Trading Effect


DEFINITION of 'Trading Effect'

A measure of performance that examines the difference in returns between a bond portfolio and a chosen benchmark. This difference occurs as a result of short-term alterations in the portfolio's composition. The trading effect reveals whether trading activities benefited or hindered a portfolio's return.

BREAKING DOWN 'Trading Effect'

The trading effect serves as a way for investors to quantify a portfolio manager's performance. It answers the simple question of whether the manager (or investor) added value by making adjustments to the portfolio. If the benchmark, such as the Dow Jones Corporate Bond Index, outperforms the actively managed bond portfolio, then the manager subtracted value for the investor. If the bond portfolio earns more than the bond index, then the changes in portfolio composition have increased investor value, indicating a good management strategy.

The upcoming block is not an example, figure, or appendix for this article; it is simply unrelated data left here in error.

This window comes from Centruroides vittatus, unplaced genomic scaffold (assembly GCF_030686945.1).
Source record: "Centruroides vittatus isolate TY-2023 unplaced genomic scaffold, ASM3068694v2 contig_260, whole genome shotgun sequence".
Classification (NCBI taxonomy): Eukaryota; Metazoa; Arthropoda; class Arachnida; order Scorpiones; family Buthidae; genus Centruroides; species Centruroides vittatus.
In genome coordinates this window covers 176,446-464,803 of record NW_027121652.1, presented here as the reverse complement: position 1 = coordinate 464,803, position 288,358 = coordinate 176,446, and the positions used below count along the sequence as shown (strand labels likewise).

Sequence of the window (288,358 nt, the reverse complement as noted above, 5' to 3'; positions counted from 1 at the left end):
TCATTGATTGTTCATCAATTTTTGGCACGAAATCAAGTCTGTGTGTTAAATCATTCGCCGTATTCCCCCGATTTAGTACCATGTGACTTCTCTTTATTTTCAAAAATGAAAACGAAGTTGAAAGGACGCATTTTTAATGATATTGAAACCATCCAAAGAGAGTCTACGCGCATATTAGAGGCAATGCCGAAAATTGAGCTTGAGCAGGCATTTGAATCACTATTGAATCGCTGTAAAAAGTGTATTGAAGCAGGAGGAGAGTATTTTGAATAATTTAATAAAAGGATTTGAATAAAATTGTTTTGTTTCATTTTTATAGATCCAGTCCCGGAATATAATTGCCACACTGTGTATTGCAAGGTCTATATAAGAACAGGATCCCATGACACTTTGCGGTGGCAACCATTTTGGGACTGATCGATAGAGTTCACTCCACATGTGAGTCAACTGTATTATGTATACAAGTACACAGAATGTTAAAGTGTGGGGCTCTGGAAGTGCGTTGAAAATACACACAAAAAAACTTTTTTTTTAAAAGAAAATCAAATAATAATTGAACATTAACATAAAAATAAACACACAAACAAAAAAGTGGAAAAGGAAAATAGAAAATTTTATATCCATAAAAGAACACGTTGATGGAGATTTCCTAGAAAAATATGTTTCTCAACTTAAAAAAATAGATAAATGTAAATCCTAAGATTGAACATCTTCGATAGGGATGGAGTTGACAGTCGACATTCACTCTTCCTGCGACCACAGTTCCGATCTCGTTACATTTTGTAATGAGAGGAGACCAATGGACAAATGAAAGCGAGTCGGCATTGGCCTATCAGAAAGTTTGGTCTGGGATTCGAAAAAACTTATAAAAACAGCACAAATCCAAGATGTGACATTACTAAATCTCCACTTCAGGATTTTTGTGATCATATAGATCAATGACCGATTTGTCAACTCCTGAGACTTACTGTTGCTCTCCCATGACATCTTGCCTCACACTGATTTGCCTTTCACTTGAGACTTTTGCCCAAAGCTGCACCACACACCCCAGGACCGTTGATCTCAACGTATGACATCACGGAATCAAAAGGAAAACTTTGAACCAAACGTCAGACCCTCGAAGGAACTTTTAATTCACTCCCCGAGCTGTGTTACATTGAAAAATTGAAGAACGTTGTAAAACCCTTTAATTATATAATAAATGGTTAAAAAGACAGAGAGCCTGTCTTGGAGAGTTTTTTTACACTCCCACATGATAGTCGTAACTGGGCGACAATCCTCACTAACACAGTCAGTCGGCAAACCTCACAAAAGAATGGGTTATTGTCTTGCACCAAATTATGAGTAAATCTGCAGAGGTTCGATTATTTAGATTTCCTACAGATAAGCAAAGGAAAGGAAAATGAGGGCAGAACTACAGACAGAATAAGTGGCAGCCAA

1. Benchmark

    A standard against which the performance of a security, mutual ...
  2. Bond

    A debt investment in which an investor loans money to an entity ...
  3. Index

    A statistical measure of change in an economy or a securities ...
  4. Fund Manager

    The person(s) resposible for implementing a fund's investing ...
  5. Manager Universe (Benchmark)

    A peer group of investment managers who have the same investment ...
  6. Benchmark Bond

    A bond that provides a standard against which the performance ...
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